The prostate gland is a small gland found in men that helps with the production of semen. It creates a fluid which is mixed with sperm (produced in the testes) and together it creates sperm. The normal prostate is about the size of a walnut and sits between the neck of the bladder and the penis, with the urethra (the pipe that brings the pee out) running through it.
It is normal for the prostate to get bigger as men age, with symptoms arising from this. This is called benign prostatic hyperplasia (BPH. Because the gland gets bigger, it can press on the bladder causing frequency of urine or a feeling like your bladder is full all the time. If enlarged it also squeezes the urethra, which can lead to difficulty in stopping or starting urination. This is why the main symptoms of an enlarged prostate are increased urination, especially during nighttime, a full bladder feeling, difficulty starting urination and dribbling afterwards. This is common in men over the age of 50 and is usually treatable and not serious.
This is the most common cancer in men, with about 36,000 new diagnoses in the UK every year (about 25% of all newly diagnosed cases of cancer in men)
Most cases of prostate cancer develop in men aged 70 or older.
It is more common in men of African-Caribbean or African descent, and less common in men of Asian descent.
Prostate Cancer Symptoms
- Nocturia (getting up at night to urinate frequently)
- Difficulty in starting urination
- Difficulty stopping urination (dribbling)
- Lower back pain
Detecting prostate cancer early is the key to successfully treating it. We use a screening test called a PSA (prostate specific antigen). However the test on its own cannot be relied on to diagnose cancer. The test basically tells us the size of the prostate, which we then compare with the average reading for someone of a similar age, If the reading is abnormally high this would prompt further investigation. However, it is possible to have a high PSA reading whilst not having cancer, this is possible as men get older and the prostate increases in size. Therefore we recommend that you have a rectal exam at the same time and perform these two tests yearly. During the rectal exam we can feel if the prostate is enlarged and irregular or hard, all signs of possible cancer and if the PSA is abnormal, that would be significant. If you have these checks yearly it is even better as we can see if there is a sudden increase in PSA compared to previous readings.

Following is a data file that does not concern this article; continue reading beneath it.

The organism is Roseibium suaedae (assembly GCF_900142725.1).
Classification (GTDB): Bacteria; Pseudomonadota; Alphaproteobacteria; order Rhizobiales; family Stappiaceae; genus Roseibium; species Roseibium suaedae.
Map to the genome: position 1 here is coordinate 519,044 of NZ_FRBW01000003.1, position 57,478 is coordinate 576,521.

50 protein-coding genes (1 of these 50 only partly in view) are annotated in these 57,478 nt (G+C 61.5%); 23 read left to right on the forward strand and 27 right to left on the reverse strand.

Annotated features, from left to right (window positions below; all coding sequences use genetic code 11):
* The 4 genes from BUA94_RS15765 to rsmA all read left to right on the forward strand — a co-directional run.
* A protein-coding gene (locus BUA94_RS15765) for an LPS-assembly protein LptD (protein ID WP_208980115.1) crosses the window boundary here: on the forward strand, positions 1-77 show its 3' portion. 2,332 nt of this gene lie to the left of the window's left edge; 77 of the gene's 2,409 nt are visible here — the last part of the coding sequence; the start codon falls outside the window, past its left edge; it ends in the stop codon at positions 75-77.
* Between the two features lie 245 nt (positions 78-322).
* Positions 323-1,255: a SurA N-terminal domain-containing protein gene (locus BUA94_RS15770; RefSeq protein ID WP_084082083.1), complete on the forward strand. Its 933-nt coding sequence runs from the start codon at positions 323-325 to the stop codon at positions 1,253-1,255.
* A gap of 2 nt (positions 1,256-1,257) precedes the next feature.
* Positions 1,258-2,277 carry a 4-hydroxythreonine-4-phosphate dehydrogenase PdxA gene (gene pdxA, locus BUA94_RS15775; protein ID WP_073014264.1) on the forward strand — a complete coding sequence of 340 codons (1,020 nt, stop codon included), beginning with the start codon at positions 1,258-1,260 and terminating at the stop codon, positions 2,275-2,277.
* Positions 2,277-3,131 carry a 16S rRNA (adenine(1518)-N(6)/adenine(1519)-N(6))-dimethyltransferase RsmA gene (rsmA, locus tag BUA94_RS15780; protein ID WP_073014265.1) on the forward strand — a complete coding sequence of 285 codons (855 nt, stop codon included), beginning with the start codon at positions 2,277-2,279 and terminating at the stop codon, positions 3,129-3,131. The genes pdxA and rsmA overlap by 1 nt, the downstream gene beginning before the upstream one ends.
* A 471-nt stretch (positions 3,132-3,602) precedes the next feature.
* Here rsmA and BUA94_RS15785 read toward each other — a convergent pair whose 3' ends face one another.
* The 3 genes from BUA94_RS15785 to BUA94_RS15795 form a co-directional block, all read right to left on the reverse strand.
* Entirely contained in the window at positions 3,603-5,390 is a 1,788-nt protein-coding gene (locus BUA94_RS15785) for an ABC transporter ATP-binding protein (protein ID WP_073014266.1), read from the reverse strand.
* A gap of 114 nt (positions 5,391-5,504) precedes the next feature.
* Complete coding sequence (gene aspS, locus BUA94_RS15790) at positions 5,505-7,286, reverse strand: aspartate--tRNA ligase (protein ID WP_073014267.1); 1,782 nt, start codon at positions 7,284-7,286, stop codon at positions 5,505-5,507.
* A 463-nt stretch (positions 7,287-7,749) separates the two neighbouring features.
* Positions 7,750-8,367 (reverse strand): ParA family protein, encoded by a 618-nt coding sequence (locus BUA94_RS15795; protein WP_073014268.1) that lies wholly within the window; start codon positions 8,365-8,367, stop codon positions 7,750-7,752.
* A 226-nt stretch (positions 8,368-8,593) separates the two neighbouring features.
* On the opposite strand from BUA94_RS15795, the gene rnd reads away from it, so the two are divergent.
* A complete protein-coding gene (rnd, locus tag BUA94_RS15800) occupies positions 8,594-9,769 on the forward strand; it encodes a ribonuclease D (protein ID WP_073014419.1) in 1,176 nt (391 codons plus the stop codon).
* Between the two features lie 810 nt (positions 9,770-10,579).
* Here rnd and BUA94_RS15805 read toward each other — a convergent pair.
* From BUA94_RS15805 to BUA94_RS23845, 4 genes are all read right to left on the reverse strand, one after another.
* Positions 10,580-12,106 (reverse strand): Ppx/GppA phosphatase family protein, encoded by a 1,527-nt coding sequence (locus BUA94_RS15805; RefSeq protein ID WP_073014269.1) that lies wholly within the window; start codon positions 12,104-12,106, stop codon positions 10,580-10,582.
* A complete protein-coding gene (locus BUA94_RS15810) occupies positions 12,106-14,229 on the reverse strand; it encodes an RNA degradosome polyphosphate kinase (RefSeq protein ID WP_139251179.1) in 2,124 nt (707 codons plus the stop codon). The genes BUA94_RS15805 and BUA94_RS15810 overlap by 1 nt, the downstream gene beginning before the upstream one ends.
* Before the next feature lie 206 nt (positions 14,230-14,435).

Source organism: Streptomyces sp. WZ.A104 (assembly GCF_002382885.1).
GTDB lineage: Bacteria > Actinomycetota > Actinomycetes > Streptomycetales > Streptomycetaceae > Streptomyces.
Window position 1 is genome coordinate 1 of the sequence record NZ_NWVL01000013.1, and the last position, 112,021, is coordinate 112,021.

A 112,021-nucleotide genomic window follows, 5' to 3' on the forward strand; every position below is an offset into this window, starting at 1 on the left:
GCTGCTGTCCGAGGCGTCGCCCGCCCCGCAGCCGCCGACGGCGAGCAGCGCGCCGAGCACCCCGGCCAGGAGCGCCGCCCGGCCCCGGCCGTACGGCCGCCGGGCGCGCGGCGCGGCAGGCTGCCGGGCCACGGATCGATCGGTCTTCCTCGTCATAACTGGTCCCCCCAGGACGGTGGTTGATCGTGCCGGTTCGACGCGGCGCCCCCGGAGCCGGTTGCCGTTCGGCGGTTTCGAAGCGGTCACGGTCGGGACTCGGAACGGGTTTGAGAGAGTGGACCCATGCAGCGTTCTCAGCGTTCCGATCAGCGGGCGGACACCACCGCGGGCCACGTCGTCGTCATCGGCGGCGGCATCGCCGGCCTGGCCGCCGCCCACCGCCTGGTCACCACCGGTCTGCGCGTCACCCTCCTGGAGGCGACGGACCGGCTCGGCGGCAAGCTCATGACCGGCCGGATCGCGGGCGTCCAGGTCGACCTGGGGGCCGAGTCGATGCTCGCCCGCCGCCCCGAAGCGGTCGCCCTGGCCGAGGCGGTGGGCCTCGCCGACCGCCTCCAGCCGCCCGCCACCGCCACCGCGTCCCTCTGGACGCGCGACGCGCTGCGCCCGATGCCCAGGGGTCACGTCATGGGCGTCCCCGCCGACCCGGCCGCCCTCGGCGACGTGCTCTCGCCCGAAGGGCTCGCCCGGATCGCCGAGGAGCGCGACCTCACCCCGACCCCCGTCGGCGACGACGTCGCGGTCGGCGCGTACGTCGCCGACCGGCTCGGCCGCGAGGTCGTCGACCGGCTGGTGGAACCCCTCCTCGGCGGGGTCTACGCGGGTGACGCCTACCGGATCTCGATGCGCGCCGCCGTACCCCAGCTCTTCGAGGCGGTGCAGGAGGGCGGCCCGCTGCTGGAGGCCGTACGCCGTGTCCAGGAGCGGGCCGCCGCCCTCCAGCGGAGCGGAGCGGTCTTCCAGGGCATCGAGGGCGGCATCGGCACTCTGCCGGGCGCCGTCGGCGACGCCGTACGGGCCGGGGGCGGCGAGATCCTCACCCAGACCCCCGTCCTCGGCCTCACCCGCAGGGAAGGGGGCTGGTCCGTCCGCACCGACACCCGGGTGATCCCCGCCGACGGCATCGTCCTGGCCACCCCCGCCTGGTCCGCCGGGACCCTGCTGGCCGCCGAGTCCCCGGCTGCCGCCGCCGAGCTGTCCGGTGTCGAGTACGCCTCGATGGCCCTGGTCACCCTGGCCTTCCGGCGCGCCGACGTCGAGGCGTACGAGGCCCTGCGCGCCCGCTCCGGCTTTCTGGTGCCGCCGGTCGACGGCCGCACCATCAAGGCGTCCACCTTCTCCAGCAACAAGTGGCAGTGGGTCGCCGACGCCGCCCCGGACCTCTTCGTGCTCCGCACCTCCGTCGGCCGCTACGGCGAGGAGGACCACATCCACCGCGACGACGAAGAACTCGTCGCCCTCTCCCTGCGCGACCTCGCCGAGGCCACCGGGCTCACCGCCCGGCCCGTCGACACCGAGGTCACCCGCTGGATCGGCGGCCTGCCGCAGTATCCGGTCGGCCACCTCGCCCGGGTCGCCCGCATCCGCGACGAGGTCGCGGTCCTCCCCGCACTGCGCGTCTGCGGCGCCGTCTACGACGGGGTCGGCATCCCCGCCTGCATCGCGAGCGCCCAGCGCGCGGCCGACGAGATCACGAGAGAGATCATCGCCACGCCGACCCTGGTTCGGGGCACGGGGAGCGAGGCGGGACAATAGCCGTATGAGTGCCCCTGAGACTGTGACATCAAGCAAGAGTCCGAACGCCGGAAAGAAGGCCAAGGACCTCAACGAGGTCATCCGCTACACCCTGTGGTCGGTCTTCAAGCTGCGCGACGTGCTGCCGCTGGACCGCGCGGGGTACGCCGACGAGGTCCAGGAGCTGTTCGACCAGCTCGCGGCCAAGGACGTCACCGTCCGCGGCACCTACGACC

Prostate Cancer Prognosis
Prostate cancer usually progresses very slowly, so the outlook is generally favourable .It is possible to live for decades without having any symptoms or needing any treatment. Many men die with prostate cancer, rather than as a result of it. It can usually be cured if detected early. Treatment options include removal of the gland, hormone or radiotherapy. However there are also more aggressive types of prostate cancer, that can cause death quickly
Once the cancer has spread (metastasised) to other parts of the body, most commonly the bones, it can no longer be cured. About 10 000 men die of prostate cancer in the UK every year.
A simple blood test and physical exam am can save your life. Don’t let embarrassment delay you seeing your doctor. I also offer a much more specific prostate cancer test called a PCA3 gene test.
I have over 14 years experience providing sexual health screening and I offer a completely confidential, professional, non judgemental service from start to end. If you are not sure if you have been at risk, then I offer a normal consultation to discuss the possible risks and whether screening would be appropriate. We discuss and agree all costs beforehand so you know exactly where you stand and I will always provide you with clear and accurate advice based on current British Association for Sexual Health and HIV (BASHH )guidelines.
Dr Wayne Cottrell is your Private GP and Sexual Health Doctor in Canary Wharf. Let us help you today!